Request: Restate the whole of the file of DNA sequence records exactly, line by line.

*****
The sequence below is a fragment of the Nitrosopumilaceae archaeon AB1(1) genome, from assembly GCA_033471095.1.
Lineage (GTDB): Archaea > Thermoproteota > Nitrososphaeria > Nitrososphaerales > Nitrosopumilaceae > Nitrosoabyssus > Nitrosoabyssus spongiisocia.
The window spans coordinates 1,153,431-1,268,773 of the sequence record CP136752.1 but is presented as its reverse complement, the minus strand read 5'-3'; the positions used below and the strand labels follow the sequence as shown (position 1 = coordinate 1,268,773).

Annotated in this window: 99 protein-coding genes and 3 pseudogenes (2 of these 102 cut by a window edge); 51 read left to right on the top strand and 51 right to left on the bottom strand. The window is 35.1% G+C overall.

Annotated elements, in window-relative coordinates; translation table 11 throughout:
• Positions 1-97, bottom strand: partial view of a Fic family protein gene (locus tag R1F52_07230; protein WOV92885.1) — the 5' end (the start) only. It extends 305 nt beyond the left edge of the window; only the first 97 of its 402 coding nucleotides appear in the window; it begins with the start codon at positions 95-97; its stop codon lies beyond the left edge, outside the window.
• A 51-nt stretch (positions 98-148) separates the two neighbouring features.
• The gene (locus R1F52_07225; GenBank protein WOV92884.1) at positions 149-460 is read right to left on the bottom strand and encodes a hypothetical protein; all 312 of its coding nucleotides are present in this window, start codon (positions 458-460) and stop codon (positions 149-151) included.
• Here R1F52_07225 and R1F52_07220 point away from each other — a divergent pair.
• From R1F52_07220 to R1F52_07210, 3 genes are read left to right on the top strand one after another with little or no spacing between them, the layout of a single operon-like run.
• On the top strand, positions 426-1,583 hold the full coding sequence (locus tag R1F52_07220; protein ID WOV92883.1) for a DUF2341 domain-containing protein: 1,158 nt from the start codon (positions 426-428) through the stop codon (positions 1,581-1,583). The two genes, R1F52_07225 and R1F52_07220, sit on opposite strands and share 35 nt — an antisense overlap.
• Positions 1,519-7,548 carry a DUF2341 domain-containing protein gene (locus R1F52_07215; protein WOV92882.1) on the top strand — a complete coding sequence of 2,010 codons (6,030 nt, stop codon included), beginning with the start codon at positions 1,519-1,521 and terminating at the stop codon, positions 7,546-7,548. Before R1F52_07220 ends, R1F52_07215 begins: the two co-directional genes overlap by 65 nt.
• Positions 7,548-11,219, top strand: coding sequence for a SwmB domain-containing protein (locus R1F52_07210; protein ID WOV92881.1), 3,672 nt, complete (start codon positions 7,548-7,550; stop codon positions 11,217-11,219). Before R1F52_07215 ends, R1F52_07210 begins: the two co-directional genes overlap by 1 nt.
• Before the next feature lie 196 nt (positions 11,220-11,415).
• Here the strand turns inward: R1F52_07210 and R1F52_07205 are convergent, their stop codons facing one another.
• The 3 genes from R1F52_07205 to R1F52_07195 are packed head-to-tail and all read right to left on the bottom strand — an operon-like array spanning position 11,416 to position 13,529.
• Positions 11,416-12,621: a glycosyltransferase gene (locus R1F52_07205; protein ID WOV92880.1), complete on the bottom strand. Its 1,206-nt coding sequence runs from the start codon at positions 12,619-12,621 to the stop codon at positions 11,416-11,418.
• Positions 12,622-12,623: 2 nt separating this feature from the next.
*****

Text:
The sequence below is a fragment of the Nitrosopumilaceae archaeon AB1(1) genome, from assembly GCA_033471095.1.
Lineage (GTDB): Archaea > Thermoproteota > Nitrososphaeria > Nitrososphaerales > Nitrosopumilaceae > Nitrosoabyssus > Nitrosoabyssus spongiisocia.
The window spans coordinates 1,153,431-1,268,773 of the sequence record CP136752.1 but is presented as its reverse complement, the minus strand read 5'-3'; the positions used below and the strand labels follow the sequence as shown (position 1 = coordinate 1,268,773).

Annotated in this window: 99 protein-coding genes and 3 pseudogenes (2 of these 102 cut by a window edge); 51 read left to right on the top strand and 51 right to left on the bottom strand. The window is 35.1% G+C overall.

Annotated elements, in window-relative coordinates; translation table 11 throughout:
• Positions 1-97, bottom strand: partial view of a Fic family protein gene (locus tag R1F52_07230; protein WOV92885.1) — the 5' end (the start) only. It extends 305 nt beyond the left edge of the window; only the first 97 of its 402 coding nucleotides appear in the window; it begins with the start codon at positions 95-97; its stop codon lies beyond the left edge, outside the window.
• A 51-nt stretch (positions 98-148) separates the two neighbouring features.
• The gene (locus R1F52_07225; GenBank protein WOV92884.1) at positions 149-460 is read right to left on the bottom strand and encodes a hypothetical protein; all 312 of its coding nucleotides are present in this window, start codon (positions 458-460) and stop codon (positions 149-151) included.
• Here R1F52_07225 and R1F52_07220 point away from each other — a divergent pair.
• From R1F52_07220 to R1F52_07210, 3 genes are read left to right on the top strand one after another with little or no spacing between them, the layout of a single operon-like run.
• On the top strand, positions 426-1,583 hold the full coding sequence (locus tag R1F52_07220; protein ID WOV92883.1) for a DUF2341 domain-containing protein: 1,158 nt from the start codon (positions 426-428) through the stop codon (positions 1,581-1,583). The two genes, R1F52_07225 and R1F52_07220, sit on opposite strands and share 35 nt — an antisense overlap.
• Positions 1,519-7,548 carry a DUF2341 domain-containing protein gene (locus R1F52_07215; protein WOV92882.1) on the top strand — a complete coding sequence of 2,010 codons (6,030 nt, stop codon included), beginning with the start codon at positions 1,519-1,521 and terminating at the stop codon, positions 7,546-7,548. Before R1F52_07220 ends, R1F52_07215 begins: the two co-directional genes overlap by 65 nt.
• Positions 7,548-11,219, top strand: coding sequence for a SwmB domain-containing protein (locus R1F52_07210; protein ID WOV92881.1), 3,672 nt, complete (start codon positions 7,548-7,550; stop codon positions 11,217-11,219). Before R1F52_07215 ends, R1F52_07210 begins: the two co-directional genes overlap by 1 nt.
• Before the next feature lie 196 nt (positions 11,220-11,415).
• Here the strand turns inward: R1F52_07210 and R1F52_07205 are convergent, their stop codons facing one another.
• The 3 genes from R1F52_07205 to R1F52_07195 are packed head-to-tail and all read right to left on the bottom strand — an operon-like array spanning position 11,416 to position 13,529.
• Positions 11,416-12,621: a glycosyltransferase gene (locus R1F52_07205; protein ID WOV92880.1), complete on the bottom strand. Its 1,206-nt coding sequence runs from the start codon at positions 12,619-12,621 to the stop codon at positions 11,416-11,418.
• Positions 12,622-12,623: 2 nt separating this feature from the next.